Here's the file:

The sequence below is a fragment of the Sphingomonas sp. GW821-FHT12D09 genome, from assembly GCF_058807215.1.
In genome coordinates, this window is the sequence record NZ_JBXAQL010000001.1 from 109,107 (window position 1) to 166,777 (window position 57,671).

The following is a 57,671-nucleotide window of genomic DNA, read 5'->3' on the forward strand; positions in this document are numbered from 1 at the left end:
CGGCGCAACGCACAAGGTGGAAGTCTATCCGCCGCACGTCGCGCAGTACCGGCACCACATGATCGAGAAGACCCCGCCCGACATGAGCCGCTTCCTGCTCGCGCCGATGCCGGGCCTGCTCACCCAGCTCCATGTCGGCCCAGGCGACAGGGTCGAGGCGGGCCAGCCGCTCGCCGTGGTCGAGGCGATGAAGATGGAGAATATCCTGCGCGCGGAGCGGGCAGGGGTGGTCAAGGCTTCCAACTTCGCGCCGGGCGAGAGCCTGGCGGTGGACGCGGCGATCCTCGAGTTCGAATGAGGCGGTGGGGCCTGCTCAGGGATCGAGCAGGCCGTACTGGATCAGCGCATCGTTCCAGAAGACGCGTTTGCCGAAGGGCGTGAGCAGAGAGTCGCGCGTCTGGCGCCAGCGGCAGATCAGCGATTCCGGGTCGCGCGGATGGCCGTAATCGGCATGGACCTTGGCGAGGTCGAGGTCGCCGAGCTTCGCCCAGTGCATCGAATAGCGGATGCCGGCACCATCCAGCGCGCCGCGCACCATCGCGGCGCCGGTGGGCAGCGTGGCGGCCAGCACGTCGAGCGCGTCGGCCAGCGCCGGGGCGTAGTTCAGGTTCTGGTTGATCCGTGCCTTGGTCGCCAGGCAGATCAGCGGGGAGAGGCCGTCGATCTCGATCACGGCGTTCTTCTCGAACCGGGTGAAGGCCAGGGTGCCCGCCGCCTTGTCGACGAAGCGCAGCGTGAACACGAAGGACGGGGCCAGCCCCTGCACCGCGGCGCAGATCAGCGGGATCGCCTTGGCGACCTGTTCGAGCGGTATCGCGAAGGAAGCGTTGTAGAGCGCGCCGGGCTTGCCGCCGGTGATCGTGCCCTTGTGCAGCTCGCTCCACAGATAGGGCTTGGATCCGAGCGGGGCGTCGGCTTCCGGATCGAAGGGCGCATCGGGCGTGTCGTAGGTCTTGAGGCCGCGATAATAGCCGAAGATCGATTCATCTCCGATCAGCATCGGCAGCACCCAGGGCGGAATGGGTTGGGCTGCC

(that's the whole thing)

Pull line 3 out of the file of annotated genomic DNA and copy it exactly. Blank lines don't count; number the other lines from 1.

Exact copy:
The following is a 57,671-nucleotide window of genomic DNA, read 5'->3' on the forward strand; positions in this document are numbered from 1 at the left end: